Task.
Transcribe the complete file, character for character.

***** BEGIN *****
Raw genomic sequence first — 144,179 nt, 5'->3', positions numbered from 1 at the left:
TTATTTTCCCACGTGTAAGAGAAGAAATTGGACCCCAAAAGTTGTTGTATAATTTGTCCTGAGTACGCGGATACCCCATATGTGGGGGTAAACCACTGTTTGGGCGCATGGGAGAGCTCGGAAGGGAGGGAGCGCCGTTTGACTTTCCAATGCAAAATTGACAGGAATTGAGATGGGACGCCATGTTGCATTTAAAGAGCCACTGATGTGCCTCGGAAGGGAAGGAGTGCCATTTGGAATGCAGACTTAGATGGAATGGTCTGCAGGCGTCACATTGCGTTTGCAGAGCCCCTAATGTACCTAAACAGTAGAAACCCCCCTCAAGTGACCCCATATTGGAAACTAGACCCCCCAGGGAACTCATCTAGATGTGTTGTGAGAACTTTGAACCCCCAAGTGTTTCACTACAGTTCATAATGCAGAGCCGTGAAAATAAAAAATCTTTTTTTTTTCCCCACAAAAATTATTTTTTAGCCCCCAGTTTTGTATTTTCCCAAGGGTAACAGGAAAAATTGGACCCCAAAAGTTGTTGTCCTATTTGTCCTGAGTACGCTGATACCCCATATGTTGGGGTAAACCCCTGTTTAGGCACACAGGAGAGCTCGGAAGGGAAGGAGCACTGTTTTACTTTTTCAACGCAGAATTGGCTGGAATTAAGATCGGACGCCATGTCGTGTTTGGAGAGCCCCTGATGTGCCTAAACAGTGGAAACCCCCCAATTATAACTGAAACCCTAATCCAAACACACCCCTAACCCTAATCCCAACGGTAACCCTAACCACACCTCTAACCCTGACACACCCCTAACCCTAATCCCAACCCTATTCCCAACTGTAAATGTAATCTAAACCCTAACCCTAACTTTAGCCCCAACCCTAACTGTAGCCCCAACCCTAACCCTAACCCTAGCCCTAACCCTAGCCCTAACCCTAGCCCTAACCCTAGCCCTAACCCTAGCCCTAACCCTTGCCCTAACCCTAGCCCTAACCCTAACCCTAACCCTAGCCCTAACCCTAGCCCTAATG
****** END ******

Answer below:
Raw genomic sequence first — 144,179 nt, 5'->3', positions numbered from 1 at the left:
TTATTTTCCCACGTGTAAGAGAAGAAATTGGACCCCAAAAGTTGTTGTATAATTTGTCCTGAGTACGCGGATACCCCATATGTGGGGGTAAACCACTGTTTGGGCGCATGGGAGAGCTCGGAAGGGAGGGAGCGCCGTTTGACTTTCCAATGCAAAATTGACAGGAATTGAGATGGGACGCCATGTTGCATTTAAAGAGCCACTGATGTGCCTCGGAAGGGAAGGAGTGCCATTTGGAATGCAGACTTAGATGGAATGGTCTGCAGGCGTCACATTGCGTTTGCAGAGCCCCTAATGTACCTAAACAGTAGAAACCCCCCTCAAGTGACCCCATATTGGAAACTAGACCCCCCAGGGAACTCATCTAGATGTGTTGTGAGAACTTTGAACCCCCAAGTGTTTCACTACAGTTCATAATGCAGAGCCGTGAAAATAAAAAATCTTTTTTTTTTCCCCACAAAAATTATTTTTTAGCCCCCAGTTTTGTATTTTCCCAAGGGTAACAGGAAAAATTGGACCCCAAAAGTTGTTGTCCTATTTGTCCTGAGTACGCTGATACCCCATATGTTGGGGTAAACCCCTGTTTAGGCACACAGGAGAGCTCGGAAGGGAAGGAGCACTGTTTTACTTTTTCAACGCAGAATTGGCTGGAATTAAGATCGGACGCCATGTCGTGTTTGGAGAGCCCCTGATGTGCCTAAACAGTGGAAACCCCCCAATTATAACTGAAACCCTAATCCAAACACACCCCTAACCCTAATCCCAACGGTAACCCTAACCACACCTCTAACCCTGACACACCCCTAACCCTAATCCCAACCCTATTCCCAACTGTAAATGTAATCTAAACCCTAACCCTAACTTTAGCCCCAACCCTAACTGTAGCCCCAACCCTAACCCTAACCCTAGCCCTAACCCTAGCCCTAACCCTAGCCCTAACCCTAGCCCTAACCCTAGCCCTAACCCTTGCCCTAACCCTAGCCCTAACCCTAACCCTAACCCTAGCCCTAACCCTAGCCCTAATG